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The government on Thursday cleared a 4,445 crore scheme to set up seven mega textile parks over five years, seeking to add more jobs in the labour-intensive sector and to make Indian textiles more competitive. Mint takes a closer look at the scheme.

How is the scheme structured?

The seven proposed integrated textile  parks  will  be  held  under  joint ventures (JVs) to be set up between the  Centre  and  the  partnering  state, with the latter holding 51% equity. These JVs will take on board a master developer who will rope in investors to set up production units within the parks and will have real estate development rights within the park. The developer will get 25-year lease of the park and this could be extended by another 25 years. The Centre will give viability gap funding for infrastructure development within  the  park  to  the developer and a ‘competitiveness incentive’ to the production units in the park.

What does the scheme mean for the industry?

The textile and apparel industry in India  is  deeply fragmented and due to past policies including those meant for protection of small-scale industries, could not scale up. The effort of the government is to break this bottleneck and to help this sector grow and achieve global competitiveness. The Prime Minister’s Mega Integrated Textile Region and Apparel (Mitra) scheme is a key step in this regard. Unlike the production-linked incentive (PLI) scheme recently announced for man-made fibre segment, the Mitra scheme is open to all segments of the textile and apparel industry. This also includes technical textiles.

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How long does it take to set up these parks?

That will depend quite a bit on how state governments come up with the required land—at least 1,000 acres of contiguous land—and offer the utilities for the project. The fund allocation is made envisaging a five-year utilization period. Given that 10 states showed interest before the scheme was formally announced, the Centre would have to evaluate all the proposals.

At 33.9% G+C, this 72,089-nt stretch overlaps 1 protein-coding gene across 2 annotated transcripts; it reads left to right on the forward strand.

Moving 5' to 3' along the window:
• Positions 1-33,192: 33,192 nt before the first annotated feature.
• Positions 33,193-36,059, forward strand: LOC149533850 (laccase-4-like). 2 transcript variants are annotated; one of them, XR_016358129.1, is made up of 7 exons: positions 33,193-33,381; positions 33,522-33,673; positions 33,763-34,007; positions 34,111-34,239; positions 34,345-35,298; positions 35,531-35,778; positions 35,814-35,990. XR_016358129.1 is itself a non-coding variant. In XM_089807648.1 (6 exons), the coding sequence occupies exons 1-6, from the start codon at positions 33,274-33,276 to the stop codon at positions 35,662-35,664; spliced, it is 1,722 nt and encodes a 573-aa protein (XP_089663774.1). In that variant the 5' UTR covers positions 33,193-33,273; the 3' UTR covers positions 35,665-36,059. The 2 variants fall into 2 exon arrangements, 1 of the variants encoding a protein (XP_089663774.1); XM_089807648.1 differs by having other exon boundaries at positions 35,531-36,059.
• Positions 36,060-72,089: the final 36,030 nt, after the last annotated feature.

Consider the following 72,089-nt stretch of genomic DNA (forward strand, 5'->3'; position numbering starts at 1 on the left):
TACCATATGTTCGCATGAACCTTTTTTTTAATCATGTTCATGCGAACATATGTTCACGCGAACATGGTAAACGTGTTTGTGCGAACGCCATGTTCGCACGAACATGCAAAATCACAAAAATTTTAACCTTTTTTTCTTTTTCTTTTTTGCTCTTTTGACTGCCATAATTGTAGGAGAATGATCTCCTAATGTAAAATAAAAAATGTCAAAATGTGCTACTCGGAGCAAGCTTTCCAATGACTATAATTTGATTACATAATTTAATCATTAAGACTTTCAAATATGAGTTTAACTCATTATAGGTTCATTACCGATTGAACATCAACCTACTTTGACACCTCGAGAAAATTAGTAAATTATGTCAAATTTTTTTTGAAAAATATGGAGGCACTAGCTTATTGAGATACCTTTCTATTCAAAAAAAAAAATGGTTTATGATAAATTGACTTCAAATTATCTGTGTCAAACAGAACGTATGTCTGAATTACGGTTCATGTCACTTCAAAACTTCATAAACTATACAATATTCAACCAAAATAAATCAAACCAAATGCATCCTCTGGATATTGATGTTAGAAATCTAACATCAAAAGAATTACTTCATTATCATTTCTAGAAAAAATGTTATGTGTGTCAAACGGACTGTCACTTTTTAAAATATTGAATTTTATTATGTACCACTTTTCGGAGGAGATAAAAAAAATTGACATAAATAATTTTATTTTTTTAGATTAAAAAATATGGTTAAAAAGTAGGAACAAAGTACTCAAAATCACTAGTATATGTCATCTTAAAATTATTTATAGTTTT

Could it make textiles more competitive?

One of the key factors affecting the global competitiveness of India’s textile and garment exports is the logistics cost given that this industry is fragmented. Having mega integrated textile parks could be an answer to this. The scheme is a much-needed step towards helping businesses to scale up and to make value-added products leveraging the abundant raw material resources available in the country, said Ajay Kumar Mall, managing director of Mallcom India Ltd, a personal protection gear maker.

What are the benefits for businesses?

All benefits offered by states either under their textile policy, if they have one, or under their industrial policy will be available to the units coming up in Mitra. This is in addition to the benefit of tax refund offered by the Centre to exporters under the Rebate of State and Central Taxes and Levies scheme, said textile secretary Upendra Prasad Singh. The taxes that do not get refunded in the normal course for exporters, are covered too. Investors can opt for either the ‘competitiveness incentive’ or benefits under the PLI scheme.

 

 

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